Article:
Past Exhibition 2013: Tree Spirits

Tree Spirits, taking its cue from the metaphorical “Tree of Life,” positions a common landscape element in the realm of mythology and nature.  Inspired by trees in their most elemental form, this exhibition presents trees from multiple perspectives, allowing us to experience them from the inside and out.  

Working with a variety of wood, often obtained from local trees that have to be cut down, Phil Brown seeks to reveal the hidden beauty of his material. He scoops mystical vortexes and polishes his forms, some balanced on narrow necks or swollen with potential.  To enhance the wood's colors, patterns, and textures, Brown frequently uses spalting, a technique that supports the growth of fungi to create sinuous lines and swirling shapes. 

In contrast to this empirical presentation on the nature of trees, Barbara Kerne’s emotive colorful woodcuts with pulp painting suggest Tibetan mountain fantasies.  Showing tree roots, trunks, and branches, her trees take on an anthropomorphic quality in the shallow space of imaginary scenes. Harriet Lesser puts us right up against the lush foliage of tropical trees, painted from a Havana hotel balcony.   The patterned architectural elements circumscribe unruly nature, providing a safe place to experience the density within arm’s reach. The textured surfaces heighten the tactile quality of the image.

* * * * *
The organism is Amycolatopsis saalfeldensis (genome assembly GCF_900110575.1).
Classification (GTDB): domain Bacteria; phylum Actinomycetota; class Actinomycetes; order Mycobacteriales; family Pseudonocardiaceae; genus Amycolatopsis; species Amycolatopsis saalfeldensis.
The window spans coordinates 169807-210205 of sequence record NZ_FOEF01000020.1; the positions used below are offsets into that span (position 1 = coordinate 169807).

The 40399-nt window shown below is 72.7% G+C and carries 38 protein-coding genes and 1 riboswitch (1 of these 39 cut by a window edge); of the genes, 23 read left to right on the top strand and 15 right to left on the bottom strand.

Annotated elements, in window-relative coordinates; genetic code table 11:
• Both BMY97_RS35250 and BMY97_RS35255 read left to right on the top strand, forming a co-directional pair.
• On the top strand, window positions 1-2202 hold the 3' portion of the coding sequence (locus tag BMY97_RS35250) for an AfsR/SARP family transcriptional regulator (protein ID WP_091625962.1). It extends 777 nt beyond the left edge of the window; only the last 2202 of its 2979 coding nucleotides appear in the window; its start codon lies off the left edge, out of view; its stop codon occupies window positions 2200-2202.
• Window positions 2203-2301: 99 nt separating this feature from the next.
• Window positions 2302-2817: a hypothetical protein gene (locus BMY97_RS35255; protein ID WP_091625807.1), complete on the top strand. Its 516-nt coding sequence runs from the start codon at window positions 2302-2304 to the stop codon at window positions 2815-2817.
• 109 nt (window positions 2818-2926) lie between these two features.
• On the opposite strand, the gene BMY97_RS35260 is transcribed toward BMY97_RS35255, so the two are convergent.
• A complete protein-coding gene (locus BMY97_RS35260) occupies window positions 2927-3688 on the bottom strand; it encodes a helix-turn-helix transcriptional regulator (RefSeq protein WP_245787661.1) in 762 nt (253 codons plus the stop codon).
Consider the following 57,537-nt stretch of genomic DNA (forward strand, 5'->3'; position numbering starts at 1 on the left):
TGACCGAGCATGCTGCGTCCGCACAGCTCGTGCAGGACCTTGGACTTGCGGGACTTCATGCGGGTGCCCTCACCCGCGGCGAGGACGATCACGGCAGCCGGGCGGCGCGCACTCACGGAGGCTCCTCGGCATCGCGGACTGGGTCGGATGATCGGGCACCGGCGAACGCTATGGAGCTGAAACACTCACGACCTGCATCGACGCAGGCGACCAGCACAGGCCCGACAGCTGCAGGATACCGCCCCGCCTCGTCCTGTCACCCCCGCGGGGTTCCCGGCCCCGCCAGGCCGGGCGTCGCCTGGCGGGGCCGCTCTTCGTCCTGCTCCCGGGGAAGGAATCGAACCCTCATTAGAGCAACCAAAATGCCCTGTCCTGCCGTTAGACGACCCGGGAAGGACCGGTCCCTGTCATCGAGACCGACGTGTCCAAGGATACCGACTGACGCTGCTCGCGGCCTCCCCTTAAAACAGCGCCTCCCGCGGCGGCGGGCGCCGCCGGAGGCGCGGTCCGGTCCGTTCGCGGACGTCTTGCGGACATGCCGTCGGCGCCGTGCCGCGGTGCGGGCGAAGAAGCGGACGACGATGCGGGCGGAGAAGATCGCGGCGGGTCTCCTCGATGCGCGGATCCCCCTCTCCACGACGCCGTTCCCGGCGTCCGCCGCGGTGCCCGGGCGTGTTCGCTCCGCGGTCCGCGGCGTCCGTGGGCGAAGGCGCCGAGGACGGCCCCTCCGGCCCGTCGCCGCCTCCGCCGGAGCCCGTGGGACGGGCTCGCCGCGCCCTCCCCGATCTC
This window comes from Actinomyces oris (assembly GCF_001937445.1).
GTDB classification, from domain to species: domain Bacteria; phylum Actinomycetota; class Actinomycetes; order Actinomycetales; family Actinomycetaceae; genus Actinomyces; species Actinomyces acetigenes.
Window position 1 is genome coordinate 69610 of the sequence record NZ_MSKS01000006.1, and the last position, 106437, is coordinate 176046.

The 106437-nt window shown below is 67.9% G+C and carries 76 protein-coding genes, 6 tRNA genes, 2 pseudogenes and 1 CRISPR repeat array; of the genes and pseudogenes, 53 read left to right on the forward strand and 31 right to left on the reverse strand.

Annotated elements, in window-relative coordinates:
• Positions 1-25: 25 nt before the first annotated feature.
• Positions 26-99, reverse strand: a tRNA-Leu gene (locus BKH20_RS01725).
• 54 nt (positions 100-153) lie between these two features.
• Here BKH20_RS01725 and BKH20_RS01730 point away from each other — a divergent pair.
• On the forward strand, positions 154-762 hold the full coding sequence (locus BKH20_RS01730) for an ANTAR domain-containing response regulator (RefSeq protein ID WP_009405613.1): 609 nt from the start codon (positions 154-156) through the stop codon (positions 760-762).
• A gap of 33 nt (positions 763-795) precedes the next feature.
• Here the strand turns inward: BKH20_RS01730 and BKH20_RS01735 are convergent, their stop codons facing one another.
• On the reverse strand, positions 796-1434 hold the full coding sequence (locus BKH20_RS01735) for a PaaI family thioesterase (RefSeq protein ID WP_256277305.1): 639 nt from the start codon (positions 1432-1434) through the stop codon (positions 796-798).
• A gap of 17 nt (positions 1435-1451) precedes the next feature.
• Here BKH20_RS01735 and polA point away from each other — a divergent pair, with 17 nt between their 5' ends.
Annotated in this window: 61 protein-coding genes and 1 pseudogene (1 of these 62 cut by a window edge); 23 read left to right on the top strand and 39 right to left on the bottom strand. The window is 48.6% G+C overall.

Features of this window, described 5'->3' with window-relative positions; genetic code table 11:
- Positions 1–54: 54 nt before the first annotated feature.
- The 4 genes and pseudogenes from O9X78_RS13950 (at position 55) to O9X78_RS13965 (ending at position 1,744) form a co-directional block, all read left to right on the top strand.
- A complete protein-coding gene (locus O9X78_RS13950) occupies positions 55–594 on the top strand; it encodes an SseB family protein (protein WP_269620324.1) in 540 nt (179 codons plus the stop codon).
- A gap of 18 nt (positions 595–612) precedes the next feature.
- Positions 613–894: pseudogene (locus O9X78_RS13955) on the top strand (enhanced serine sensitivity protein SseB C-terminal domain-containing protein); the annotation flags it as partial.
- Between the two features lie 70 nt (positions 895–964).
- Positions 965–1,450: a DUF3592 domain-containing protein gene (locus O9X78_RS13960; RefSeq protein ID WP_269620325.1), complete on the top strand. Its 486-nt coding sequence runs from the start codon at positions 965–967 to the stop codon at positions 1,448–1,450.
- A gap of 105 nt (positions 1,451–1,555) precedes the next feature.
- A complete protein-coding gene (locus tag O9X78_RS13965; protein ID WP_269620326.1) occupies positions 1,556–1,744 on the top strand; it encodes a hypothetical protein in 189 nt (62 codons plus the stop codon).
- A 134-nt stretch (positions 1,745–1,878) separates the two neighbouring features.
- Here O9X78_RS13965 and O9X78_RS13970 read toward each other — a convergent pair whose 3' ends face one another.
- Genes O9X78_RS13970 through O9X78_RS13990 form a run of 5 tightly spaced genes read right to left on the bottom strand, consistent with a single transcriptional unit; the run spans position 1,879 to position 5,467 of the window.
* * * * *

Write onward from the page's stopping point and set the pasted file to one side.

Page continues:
Robert O’Brien zooms out, painting impressionistic landscapes where trees provide contrast with the man-made incursions of barns and railroad tracks.  Yolanda Frederikse incorporates trees in her landscapes of light and shadow.  Her watercolors and prints record nature’s brilliance, but also its destructive power. Ellen Winkler takes us full circle, showing us the idiosyncrasies of individual trees and slowing us down to observe the intricacies of seed pods, the source of new life.